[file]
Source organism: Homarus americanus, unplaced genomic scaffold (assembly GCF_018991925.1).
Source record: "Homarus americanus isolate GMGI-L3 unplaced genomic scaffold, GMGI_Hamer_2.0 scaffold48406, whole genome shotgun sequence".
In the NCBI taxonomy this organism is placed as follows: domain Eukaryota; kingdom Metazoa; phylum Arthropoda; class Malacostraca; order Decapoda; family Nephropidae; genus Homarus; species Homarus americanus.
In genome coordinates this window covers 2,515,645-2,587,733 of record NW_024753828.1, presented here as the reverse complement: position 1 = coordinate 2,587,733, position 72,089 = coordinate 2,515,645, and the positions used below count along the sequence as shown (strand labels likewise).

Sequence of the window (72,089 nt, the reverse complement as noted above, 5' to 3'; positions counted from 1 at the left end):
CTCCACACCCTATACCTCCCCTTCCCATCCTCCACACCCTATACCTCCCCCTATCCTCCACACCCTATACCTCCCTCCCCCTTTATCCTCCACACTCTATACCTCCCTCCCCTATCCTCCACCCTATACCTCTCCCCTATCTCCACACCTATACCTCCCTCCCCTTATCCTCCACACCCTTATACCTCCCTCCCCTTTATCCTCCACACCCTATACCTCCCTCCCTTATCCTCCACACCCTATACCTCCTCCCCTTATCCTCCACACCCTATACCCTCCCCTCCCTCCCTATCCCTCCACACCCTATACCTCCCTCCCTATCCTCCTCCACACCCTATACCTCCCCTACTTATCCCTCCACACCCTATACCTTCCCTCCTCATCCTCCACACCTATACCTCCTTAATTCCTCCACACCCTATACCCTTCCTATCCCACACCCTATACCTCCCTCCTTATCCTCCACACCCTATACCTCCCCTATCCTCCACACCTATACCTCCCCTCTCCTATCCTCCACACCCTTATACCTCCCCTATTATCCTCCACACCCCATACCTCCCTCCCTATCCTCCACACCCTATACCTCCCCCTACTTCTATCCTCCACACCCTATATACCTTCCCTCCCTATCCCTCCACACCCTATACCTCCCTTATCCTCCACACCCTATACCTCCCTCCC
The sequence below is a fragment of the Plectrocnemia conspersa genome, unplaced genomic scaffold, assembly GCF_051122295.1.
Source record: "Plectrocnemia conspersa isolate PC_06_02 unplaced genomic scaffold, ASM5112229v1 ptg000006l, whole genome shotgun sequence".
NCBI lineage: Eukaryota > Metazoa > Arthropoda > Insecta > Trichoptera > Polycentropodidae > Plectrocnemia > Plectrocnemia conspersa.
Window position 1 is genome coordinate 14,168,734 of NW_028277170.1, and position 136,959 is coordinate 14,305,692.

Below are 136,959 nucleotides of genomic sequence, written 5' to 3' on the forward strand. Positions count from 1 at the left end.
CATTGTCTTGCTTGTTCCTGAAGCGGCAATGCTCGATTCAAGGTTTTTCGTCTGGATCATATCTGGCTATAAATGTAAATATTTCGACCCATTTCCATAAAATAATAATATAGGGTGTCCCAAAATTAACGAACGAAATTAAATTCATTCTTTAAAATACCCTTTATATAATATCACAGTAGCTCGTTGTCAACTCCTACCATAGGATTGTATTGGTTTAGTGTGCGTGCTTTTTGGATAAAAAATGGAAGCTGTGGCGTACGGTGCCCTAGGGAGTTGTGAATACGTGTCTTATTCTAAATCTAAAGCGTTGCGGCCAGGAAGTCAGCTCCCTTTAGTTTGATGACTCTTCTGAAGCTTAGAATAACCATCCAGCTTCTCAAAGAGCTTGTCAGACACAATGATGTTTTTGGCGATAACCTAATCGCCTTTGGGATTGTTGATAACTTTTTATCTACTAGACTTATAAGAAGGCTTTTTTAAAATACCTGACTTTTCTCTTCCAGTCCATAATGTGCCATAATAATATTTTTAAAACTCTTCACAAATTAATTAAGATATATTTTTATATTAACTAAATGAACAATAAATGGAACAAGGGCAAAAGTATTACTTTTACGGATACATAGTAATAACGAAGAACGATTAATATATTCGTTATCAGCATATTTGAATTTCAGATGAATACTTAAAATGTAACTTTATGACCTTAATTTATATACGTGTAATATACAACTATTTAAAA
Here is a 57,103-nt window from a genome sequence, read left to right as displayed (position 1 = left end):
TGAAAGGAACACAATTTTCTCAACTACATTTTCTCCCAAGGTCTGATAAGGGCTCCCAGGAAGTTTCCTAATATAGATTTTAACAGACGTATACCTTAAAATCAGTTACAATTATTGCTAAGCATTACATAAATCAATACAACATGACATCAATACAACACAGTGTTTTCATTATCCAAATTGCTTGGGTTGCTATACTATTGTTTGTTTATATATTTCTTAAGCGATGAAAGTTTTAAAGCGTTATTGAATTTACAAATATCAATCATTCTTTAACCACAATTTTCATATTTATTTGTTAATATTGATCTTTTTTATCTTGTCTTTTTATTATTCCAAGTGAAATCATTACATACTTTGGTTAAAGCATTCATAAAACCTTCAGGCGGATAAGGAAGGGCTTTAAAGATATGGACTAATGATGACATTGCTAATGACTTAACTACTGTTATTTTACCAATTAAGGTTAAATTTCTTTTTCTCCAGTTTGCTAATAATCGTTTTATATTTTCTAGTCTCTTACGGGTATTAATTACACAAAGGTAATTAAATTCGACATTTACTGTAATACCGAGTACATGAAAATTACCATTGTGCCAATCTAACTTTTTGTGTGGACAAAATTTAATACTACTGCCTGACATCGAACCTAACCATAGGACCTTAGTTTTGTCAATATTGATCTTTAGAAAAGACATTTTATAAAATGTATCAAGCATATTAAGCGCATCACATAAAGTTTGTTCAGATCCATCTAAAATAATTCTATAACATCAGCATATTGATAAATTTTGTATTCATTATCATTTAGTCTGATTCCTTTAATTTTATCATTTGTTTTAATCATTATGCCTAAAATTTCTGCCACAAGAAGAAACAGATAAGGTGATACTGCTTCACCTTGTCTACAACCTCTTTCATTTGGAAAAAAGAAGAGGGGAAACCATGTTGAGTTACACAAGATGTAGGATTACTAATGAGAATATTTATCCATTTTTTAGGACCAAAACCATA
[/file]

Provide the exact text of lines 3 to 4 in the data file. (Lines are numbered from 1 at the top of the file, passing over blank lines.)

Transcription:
In the NCBI taxonomy this organism is placed as follows: domain Eukaryota; kingdom Metazoa; phylum Arthropoda; class Malacostraca; order Decapoda; family Nephropidae; genus Homarus; species Homarus americanus.
In genome coordinates this window covers 2,515,645-2,587,733 of record NW_024753828.1, presented here as the reverse complement: position 1 = coordinate 2,587,733, position 72,089 = coordinate 2,515,645, and the positions used below count along the sequence as shown (strand labels likewise).